|Szilvia Maróthy, University of Eötvös Loránd
Szilvia Maróthy, PhD candidate and external lecturer at University of Eötvös Loránd, Doctoral School of Literary Studies. Her research interests cover early modern literature, digital philology and history of digital humanities. She has been participating in several DH projects, such as Digital Repertoire of European Poetry, Répertoire de la poésie hongroise ancienne, Hungarian Family Database of 16–19th Century. At the moment, she is working on the catalogue of Hungarian digital scholarly editions in cooperation with the Centre for Digital Humanities (ELTE). As the managing editor of the Digitális Bölcsészet [Digital Humanities] journal, she is engaged in popularizing and connecting DH research projects, and encouraging the multilingual discourse of DH.
Presentation: Digital Scholarly Editions and Libraries
As a contributor of the Digital Humanities Centre of ELTE, I collect and process Hungarian digital scholarly editions. The digital philology community uses two “catalogues” of digital scholarly editions. One is Patrick Sahle’s annotated bibliography, which has today 420 items [http://www.digitale-edition.de/], the other is Greta Franzini’s ongoing project on GitHub [https://github.com/gfranzini/digEds_cat/]. Both of them are rather bibliographies than catalogues – my aim is to prove for both philologist and librarian communities that we should work together due to make these special electronic documents visible online and help them survive.
The main topics of the talk: are the creators concerned with sharing the data and metadata they own? Are libraries concerned with collecting and processing such electronic documents? If we do, what should we preserve (source files, interfaces, applications)? By introducing the Hungarian catalogue I made, I also point out typical questions of processing and preserving electronic documents.
|Emily Poznanski, De Gruyter
Emily Poznanski has worked in open access publishing for over 7 years. Her current role as Manager Open Access Strategy at De Gruyter focuses on the sustainable growth of open access book and journal publishing. De Gruyter is an international, independent publisher headquartered in Berlin, which has published first-class scholarship for more than 260 years.
From 2011 to 2016, she was Product Manager, Open Access Books at De Gruyter Open developing what is now the largest independent source of open access books worldwide and Assistant Product Manager at Versita working on the launch of around 100 new journals and the transition of titles from subscription to open access.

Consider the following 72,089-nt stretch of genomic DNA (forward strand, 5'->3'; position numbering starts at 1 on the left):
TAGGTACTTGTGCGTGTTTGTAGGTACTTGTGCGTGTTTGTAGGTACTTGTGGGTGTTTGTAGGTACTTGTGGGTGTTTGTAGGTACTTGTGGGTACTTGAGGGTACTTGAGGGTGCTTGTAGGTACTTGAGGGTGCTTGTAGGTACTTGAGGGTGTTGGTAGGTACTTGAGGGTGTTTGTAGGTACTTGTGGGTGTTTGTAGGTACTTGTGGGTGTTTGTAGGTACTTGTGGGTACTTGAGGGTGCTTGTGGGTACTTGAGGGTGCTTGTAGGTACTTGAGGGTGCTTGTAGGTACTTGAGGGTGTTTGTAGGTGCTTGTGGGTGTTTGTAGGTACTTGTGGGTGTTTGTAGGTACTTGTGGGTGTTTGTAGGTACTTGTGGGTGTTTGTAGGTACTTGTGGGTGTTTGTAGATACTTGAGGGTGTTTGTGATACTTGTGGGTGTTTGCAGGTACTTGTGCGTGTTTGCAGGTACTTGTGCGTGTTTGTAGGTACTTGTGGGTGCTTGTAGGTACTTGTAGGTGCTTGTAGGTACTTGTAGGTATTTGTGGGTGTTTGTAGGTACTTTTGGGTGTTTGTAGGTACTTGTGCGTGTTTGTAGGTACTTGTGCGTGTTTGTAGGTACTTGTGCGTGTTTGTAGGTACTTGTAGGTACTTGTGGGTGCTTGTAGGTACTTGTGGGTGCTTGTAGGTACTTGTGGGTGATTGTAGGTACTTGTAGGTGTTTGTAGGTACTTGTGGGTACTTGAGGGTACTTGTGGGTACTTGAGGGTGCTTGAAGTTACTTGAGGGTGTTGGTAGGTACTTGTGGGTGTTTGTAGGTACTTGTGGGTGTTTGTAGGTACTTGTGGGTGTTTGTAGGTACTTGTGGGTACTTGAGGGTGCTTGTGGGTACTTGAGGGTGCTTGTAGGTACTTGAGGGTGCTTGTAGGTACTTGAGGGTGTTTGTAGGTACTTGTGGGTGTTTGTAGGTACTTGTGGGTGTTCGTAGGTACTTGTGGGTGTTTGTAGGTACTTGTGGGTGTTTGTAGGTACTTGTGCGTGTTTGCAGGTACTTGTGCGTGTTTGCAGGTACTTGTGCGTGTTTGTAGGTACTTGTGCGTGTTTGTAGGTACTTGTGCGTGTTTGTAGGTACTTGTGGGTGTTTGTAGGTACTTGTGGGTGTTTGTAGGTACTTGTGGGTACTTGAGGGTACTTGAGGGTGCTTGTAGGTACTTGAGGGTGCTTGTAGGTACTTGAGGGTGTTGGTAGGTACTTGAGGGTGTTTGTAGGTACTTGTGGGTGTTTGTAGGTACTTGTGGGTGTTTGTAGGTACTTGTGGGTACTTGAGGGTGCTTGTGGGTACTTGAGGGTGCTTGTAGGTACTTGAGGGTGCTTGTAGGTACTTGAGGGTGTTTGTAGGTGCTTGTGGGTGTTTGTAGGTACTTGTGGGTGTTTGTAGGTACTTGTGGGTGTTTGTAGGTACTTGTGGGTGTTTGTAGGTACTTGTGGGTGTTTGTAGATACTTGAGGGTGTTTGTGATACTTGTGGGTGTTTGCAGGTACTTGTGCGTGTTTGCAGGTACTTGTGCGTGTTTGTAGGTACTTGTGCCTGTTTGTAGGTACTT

Presentation: De Gruyter – Sustainable Open Access Books
All these titles are free to read, download and share with the community at large. With open access for books, research is available without any restrictions – allowing increased visibility and accelerated discovery. Moreover, since much research is funded by public spending, open access allows taxpayers to benefit from the results of their investments.
These benefits, among others, have led us to commit to open access for books. Our OA books program has grown thanks to the fair and flexible approach we have with our authors and partners. De Gruyter has worked with various business models and numerous partners to find a sustainable and scalable approach to open access book publishing.
This workshop summarises the various approaches in place for publishing open access books and outlines the challenges going ahead.
|Pip Willcox, Oxford University
Pip Willcox is the Head of the Centre for Digital Scholarship at the Bodleian Libraries, a Senior Researcher at the Oxford e-Research Centre, and Director of the Digital Humanities at Oxford Summer School. With a background in editing and book history, her current work explores experimental humanities.
Presentation: Serendipity by Design: Empowering Digital Scholarship in the Library
This talk reflects on the findings of a workshop, ‘Enabling Digital Scholarship’ (December 2017, Wolfson College, Oxford), which described digital scholarship in this way. It situates these reflections in the library context, and discusses the opportunities and challenges of collaborating to amplify existing research, enable and catalyze new multidisciplinary work, and to bring new readers, people and machines, into the library.
|Elena Zudilova-Seinstra, Elsevier
Elena Zudilova-Seinstra is Senior Product Manager for Research Data Management at Elsevier. In her current role she is responsible for delivering tools for sharing and reuse of research data. In the past, she was managing the Elsevier’s Research Elements Program focusing on innovative article formats for publishing data, software and other elements of the research cycle. Before joining Elsevier, she worked at the University of Amsterdam, SARA Computing and Networking Services and Corning Inc. Elena holds an MSc degree in Technical Engineering and a PhD degree in Computer Science from the St. Petersburg State Technical University. She co-authored more than 60 research articles and book chapters.
Presentation: Research Data Management: Challenges and Opportunities
In this talk, I will zoom in the current data sharing practices in Eastern Europe and demonstrate how the adoption of research data sharing tools can be improved.
I will then discuss a suite of tools and services developed to assist researchers and institutions in their data management needs, covering the entire spectrum which starts with data preservation and ends with making data comprehensible and trusted, hence enabling researchers to get a proper recognition and institutions to improve their overall ranking by going “beyond the mandates”.
And, finally, I will share some examples of how universities have being already using this suite.